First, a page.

AP's Ted Bridis Fact Checks His Own Bogus Claims, Now Being Repeated By Others, Admitting They're False
from the wait,-what? dept
Earlier this week, we wrote about an absolutely ridiculous Associated Press story by reporter Ted Bridis, claiming that law enforcement investigating the San Bernardino shootings are being somehow held back because of the close of the NSA’s Section 215 phone records program. There were all sorts of problems with that story, so it’s great to see the Associated Press ask one of its enterprising young reporters — a guy who goes by the name Ted Bridis — to do a “fact check” piece on Republican Presidential candidates who are now repeating the very claims that Bridis himself made earlier in the week.
This “other” Ted Bridis (along with Ken Dilanian) suddenly notices that the claims that Ted Bridis of earlier this week reported are magically false when repeated by others:
In the wake of the California shootings, Republican presidential candidates Marco Rubio, Jeb Bush, Chris Christie and Lindsey Graham are complaining that U.S. intelligence agencies have lost their authority to collect phone records on Americans under a controversial National Security Agency surveillance program. They want the government to bring that program back.
All four candidates have overstated their case.
Their comments fail to acknowledge key provisions of a new U.S. law. While the new law ended the bulk collection of phone records, it still allows the government to obtain records on a case-by-case basis with court approval.
The new “fact check” piece even admits that Rubio, at the very least, cited Bridis’ earlier report, but then tries to pretend he just didn’t read it right. Except that’s bullshit. The problem was with the article, which had a giant headline reading: “California terror investigators can’t view NSA phone records” and includes ominous descriptions like the following:
Under a shutdown order by the Foreign Intelligence Surveillance Court, the government was prohibited from collecting phone records in wholesale ways starting Nov. 29.
“After November 28, 2015, no access to the BR (business record) metadata (phone records) will be permitted for intelligence analysis purposes,” U.S. District Judge Michael W. Mosman of Portland ruled. “Hence, queries of the BR metadata for the purpose of obtaining foreign intelligence information will no longer be permitted.”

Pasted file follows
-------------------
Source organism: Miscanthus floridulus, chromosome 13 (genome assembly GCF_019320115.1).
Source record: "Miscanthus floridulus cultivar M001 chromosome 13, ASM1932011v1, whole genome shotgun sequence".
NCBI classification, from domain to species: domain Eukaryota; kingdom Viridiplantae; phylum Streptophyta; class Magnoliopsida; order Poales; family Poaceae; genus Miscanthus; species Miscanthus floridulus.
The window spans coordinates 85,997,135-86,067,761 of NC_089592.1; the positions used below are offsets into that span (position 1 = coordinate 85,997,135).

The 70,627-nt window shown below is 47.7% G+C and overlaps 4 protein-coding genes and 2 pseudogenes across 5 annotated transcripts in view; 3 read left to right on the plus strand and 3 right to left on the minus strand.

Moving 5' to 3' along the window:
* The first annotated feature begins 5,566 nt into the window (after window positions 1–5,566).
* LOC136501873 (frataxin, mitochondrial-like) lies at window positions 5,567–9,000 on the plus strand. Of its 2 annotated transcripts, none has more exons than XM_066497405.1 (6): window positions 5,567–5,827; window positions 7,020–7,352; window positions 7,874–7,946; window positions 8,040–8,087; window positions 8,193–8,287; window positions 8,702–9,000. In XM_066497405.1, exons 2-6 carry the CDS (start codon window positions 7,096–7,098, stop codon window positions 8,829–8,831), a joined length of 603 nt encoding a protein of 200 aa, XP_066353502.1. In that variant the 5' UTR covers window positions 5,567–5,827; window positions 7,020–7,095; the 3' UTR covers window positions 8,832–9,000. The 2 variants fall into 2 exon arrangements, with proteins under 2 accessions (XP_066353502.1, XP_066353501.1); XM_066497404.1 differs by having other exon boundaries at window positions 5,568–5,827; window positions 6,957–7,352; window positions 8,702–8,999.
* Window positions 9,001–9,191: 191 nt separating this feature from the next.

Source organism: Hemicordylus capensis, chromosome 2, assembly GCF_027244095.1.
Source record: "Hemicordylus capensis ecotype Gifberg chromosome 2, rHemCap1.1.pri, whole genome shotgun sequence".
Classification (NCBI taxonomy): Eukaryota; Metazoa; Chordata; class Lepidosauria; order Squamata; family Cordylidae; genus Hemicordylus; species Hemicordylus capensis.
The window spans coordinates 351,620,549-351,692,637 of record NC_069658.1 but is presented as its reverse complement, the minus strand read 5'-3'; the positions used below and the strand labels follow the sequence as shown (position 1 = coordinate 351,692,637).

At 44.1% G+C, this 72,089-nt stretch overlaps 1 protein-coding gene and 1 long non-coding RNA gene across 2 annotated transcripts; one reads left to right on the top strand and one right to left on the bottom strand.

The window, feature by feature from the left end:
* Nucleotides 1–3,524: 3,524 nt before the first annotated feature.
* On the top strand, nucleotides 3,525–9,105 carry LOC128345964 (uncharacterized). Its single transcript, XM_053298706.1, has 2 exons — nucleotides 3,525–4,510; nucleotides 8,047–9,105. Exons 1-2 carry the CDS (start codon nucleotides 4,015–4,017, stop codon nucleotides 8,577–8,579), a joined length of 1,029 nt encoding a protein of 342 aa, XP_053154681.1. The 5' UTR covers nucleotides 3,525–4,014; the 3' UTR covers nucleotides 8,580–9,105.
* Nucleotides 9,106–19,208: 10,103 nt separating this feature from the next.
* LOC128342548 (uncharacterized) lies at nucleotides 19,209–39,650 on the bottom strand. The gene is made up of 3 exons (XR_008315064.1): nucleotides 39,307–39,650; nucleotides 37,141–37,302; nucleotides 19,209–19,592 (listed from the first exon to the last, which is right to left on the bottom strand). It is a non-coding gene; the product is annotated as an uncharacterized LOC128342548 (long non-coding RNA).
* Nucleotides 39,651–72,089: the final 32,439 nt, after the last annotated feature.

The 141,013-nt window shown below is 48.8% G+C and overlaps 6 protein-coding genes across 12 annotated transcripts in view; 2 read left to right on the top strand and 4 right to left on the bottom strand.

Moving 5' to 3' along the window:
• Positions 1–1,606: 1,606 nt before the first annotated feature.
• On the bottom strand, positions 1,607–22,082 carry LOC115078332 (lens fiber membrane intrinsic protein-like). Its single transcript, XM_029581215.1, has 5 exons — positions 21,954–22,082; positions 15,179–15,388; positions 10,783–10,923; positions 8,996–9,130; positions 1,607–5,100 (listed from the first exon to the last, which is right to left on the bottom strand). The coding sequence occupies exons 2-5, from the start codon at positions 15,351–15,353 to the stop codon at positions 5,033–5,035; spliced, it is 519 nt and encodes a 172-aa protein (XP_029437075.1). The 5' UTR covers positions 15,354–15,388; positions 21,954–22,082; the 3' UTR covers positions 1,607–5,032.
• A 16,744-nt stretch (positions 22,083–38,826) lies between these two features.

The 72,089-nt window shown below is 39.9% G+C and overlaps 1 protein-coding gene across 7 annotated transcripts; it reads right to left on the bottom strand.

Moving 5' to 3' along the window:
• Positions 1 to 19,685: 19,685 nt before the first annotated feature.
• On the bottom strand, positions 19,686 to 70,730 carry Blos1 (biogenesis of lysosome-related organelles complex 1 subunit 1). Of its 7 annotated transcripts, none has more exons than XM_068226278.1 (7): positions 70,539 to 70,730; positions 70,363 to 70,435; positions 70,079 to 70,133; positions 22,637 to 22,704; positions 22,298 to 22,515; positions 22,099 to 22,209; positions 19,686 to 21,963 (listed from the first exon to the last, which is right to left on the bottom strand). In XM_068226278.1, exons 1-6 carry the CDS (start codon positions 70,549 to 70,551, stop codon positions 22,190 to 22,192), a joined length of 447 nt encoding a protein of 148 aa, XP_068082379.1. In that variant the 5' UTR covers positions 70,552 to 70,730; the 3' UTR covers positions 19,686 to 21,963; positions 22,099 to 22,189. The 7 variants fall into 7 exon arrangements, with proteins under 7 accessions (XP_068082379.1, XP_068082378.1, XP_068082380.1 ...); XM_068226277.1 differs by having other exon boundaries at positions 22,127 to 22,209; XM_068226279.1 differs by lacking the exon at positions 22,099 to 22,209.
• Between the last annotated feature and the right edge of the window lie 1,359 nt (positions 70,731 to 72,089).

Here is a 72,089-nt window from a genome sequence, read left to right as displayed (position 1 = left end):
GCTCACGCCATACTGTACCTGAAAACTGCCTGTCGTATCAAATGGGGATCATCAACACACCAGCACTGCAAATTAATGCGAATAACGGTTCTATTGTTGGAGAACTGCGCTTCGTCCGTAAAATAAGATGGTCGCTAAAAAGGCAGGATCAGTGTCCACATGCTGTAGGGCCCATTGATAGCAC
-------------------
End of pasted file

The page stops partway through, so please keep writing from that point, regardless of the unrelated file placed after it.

The California shootings happened four days later. The court revealed the order publicly just hours before the shootings.
The clear — but totally bullshit — implications of this are that the shutting down of the Section 215 records collection somehow harms the investigation. To then come back a day or so later and pretend that politicians running with this clear implication of your own article are somehow the ones to be shamed is pretty ridiculous.
Filed Under: fact check, journalism, nsa, san bernardino attacks, section 215, surveillance, ted birdis
Companies: associated press
Comments on “AP's Ted Bridis Fact Checks His Own Bogus Claims, Now Being Repeated By Others, Admitting They're False”
ha ha ha!!!
It just goes to show how politics truly works!
It NOT about what you truly believe, its about the group think. The moment one side has taken a side, you have no choice but to disagree, even if you are going to do the exact same thing… just with different wording explaining how your murdering that thing is not actually murdering that thing because of this other thing!
It is a shame that the public does not have the actual energy to make people like this wear that shit they crap out.
Maybe this is the new way to decide wether or not to fire this `reporter’?
Either way, the AP made itself less believable.
What a tangled web we weave...
…when first we practice to deceive. In this Dems rush to destroy Repbubs, he destroys himself. Glad to see he was willing to take one for the team.
Mainstream journalistic integrity was exchanged for profit some time ago. Misinformation is now a tactic, to sell another story. No more free corrections.
…No more free corrections…
Every newspaper and magazine I’ve read had a correction section BUT it’s buried inside, usually under the masthead or editorial page(s). Very rarely do I see a correction as a main story on the front page.
FIX THE NAME, PLEASE!
In your previous article about this, you called him “Tom Bridis.” Now in this article, you call him “Ted Birdis.”
THE GUY’S NAME IS TED BRIDIS!!!
It’s almost like someone at Techdirt doesn’t want these articles to come up when you google the correct name.
Re: FIX THE NAME, PLEASE!
That damn Tim Lushing, at it again.